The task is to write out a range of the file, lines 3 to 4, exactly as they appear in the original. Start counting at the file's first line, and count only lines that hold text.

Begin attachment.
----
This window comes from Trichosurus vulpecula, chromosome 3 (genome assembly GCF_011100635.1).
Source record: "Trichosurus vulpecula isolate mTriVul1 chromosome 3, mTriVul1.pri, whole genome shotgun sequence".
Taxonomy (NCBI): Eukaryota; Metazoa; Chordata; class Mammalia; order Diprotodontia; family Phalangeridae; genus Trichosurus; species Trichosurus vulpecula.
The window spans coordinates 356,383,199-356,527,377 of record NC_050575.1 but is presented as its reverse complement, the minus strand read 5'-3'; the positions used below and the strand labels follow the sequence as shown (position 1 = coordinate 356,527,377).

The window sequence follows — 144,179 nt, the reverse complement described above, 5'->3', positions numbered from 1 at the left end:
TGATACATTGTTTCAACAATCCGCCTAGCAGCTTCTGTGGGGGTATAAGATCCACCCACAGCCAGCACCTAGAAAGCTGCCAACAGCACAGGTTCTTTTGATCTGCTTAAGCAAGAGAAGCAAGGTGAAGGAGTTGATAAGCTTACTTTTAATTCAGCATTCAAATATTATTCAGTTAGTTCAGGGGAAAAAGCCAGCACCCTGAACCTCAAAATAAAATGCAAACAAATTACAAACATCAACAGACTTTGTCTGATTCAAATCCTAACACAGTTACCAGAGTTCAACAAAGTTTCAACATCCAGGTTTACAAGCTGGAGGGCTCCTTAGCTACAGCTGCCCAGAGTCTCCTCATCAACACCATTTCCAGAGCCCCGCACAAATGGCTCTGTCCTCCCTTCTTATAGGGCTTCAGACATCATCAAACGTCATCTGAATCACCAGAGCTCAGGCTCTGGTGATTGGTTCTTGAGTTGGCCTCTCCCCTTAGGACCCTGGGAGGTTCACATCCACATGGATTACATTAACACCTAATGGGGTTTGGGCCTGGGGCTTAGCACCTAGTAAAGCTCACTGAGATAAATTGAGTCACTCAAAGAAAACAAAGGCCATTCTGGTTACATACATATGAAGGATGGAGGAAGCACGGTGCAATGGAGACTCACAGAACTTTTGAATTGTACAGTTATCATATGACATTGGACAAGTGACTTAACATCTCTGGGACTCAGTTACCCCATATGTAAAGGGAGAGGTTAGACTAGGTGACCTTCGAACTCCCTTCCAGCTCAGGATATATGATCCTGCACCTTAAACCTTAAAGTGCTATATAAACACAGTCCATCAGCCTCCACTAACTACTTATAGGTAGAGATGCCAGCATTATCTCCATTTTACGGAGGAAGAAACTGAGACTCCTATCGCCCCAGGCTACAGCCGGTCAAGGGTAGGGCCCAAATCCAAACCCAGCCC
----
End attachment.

Taxonomy (NCBI): Eukaryota; Metazoa; Chordata; class Mammalia; order Diprotodontia; family Phalangeridae; genus Trichosurus; species Trichosurus vulpecula.
The window spans coordinates 356,383,199-356,527,377 of record NC_050575.1 but is presented as its reverse complement, the minus strand read 5'-3'; the positions used below and the strand labels follow the sequence as shown (position 1 = coordinate 356,527,377).